1. This is an interesting perspective on the automation process as it relates to project management. I’m sure there are also several articles that we could find that suggest automation substantially improved the results of a given project. I find one of the biggest issues with automation is that the users of the technology don’t fully understand its value or its capabilities. In other words, the project team doesn’t really know how to use automated process to their advantage. Without proper training, I can most certainly see how automation can lead to the demise of a project.

  2. The idea behind the automation of the project management is to improve the quality, increase speed and reduce errors of the project . I believe automation can help project to achieve these objectives. Automation requires specialized approaches, the project manager needs to have the essential skills and knowledge to implement these approaches. More importantly, the PM has to motivated and accountable to lead the team to accomplish those tasks.

  3. I am a firm believer in human ability and person-person interaction. In some cases automation can help expedite a process or make things more efficient, but in my opinion automation should be left to these peripheral processes. The value in any project of having a “go to” person is invaluable and the ability for people to listen, confer and adapt are ideas missing from the automation equation. Today, people are too focused on doing things fast and just getting the job done as cheaply as possible rather than focusing on quality or even the potential for a long-term relationship. The future is just as, if not more, valuable than the future and automation I feel takes away from this a little bit.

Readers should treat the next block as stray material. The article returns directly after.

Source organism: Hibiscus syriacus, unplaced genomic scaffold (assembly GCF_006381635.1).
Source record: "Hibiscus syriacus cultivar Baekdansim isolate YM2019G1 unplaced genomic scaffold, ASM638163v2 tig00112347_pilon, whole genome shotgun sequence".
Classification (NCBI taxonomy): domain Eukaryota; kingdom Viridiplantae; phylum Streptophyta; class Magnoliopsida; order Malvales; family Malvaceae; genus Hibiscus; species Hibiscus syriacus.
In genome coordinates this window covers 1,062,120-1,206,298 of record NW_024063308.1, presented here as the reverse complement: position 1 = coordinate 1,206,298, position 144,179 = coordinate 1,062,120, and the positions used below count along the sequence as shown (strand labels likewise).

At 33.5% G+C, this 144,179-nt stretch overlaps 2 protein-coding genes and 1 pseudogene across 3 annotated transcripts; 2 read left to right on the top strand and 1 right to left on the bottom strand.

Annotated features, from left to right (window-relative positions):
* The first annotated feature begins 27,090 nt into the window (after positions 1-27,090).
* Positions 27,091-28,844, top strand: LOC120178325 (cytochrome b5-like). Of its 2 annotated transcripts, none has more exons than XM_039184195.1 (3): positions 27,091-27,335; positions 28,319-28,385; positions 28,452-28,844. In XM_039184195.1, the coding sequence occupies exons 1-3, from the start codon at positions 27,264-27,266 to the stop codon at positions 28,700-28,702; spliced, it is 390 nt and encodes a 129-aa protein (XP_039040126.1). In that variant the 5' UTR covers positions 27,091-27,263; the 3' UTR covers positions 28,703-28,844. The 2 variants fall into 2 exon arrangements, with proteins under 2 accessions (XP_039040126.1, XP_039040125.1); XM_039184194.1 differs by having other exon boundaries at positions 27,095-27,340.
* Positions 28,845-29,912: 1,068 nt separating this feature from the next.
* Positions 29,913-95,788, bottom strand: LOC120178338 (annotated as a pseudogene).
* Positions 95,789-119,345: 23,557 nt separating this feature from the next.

4. Very interesting and relevant topic for many firms today. I also believe that too many organizations just assume if you automate a process, you immediately make it more efficient. Not every process lends itself to being automated, and it takes people, research, and strategy to define which ones do and do not. As with anything else, it’s critical that there remain a balance between human decision making and automation to really draw out the efficiency in any process.

  5. Seems to me that this another way to say “work smarter, not harder”. This motto has been around for decades, and many of us have lived by it. The end result is that machines (computer and software are machines too!) are really good at doing repetitive tasks with consistent quality, but they are not good at making intelligent decisions in a dynamic environment. Management need to keep their heads up and keep the big picture in mind, otherwise project will fail. Period.

  6. Automation does not necessarily = efficiency. I struggle with this with all of my projects. People assume that if you take an inefficient process and make a computer do it, it automatically becomes more efficient. There is huge potential in automating portions of project management – but it’ll only work if the process is re-defined to be efficient and THEN programmed into an application.